Paper No. 6
Presentation Time: 8:00 AM-5:00 PM
VOLCANIC STRATIGRAPHY OF THE CENTRAL SNAKE RIVER PLAIN NEAR SHOSHONE, IDAHO: THE OWINZA BUTTE, STAR LAKE, AND SHOSHONE SOUTHEAST 7.5' QUADRANGLES: EDMAP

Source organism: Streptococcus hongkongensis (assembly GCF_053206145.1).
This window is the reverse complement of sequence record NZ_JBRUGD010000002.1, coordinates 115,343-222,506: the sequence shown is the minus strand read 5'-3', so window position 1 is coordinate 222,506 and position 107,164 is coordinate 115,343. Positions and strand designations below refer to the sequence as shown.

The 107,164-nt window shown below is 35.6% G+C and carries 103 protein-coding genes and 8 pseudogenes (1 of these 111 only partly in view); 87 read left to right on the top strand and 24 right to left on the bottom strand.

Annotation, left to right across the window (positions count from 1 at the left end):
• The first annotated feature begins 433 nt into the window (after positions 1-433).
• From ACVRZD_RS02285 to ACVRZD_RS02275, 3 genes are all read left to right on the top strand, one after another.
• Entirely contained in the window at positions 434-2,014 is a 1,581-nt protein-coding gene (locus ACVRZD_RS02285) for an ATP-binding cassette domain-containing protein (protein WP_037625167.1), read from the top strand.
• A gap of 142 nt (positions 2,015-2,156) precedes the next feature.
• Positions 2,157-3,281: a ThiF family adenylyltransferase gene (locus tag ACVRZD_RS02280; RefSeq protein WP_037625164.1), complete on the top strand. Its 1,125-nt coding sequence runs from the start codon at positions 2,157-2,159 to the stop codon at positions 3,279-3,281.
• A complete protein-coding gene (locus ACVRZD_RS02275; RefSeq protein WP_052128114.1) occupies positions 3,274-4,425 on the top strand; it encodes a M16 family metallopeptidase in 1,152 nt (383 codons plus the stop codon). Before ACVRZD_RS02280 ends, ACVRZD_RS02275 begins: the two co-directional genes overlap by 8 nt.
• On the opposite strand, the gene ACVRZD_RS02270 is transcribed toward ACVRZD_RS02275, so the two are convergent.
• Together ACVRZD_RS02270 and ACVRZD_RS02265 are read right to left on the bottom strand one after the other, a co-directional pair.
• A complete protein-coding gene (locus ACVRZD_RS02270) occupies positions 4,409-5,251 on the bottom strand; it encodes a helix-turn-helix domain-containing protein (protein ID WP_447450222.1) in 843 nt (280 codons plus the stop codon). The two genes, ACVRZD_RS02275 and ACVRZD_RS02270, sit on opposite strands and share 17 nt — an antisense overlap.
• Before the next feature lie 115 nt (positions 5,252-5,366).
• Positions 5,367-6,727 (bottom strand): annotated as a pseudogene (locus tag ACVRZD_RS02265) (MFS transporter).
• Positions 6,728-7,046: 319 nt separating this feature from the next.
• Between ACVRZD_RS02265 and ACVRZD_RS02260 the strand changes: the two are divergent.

Neogene basaltic volcanism in the central SRP was studied through detailed field mapping, petrologic, and geochemical analyses of three adjacent USGS 7.5' quadrangles (Owinza Butte, Star Lake, and Shoshone Southeast) located in the NE portion of the Twin Falls 1:100,000 sheet. Nine late Neogene basaltic shield volcanoes and their associated lava flows are found in the study area (Notch Butte, Owinza Butte, Wilson Butte, Rocky Ridge, Star Lake Butte, Baby Butte, Farm Butte, Sid Butte). All of the basalts are ol+plg phyric or microphyric. Major and trace element analyses exhibits a wide degree of variation: 5-9.1% MgO, 11-16.1% FeO, 1.6-4.3% TiO2, 8.9-10.8% CaO, and 0.3-0.95% K2O, with Rb=20-50x and Nb=10-20x NMORB. While the MgO contents are similar to MORB, low mg#s result from the high FeO contents, suggesting deep melting relative ocean ridges. The variation in chemical composition of basalt suggests derivation from separate magma types that have undergone varying degrees of low and high-pressure fractional crystallization. The Wilson Butte and Rocky Ridge basalts are related by a common source and a common petrochemical history. Type 1 and type 2 Notch Butte basalts indicate two magma sources that changed over time. Type 1 and type 2 Owinza Butte basalts imply distinct parent magmas. Zoning profiles in olivine and plagioclase phenocrysts show that magma mixing was not an important process, but variations in vapor pressure may cause some reversals in plagioclase zoning. High pressure fractionation is indicated by the occurrence of cumulate ol-cpx-plag-oxide xenoliths in the Sid Butte basalt; assimilation of previously formed gabbroic cumulates may also be important.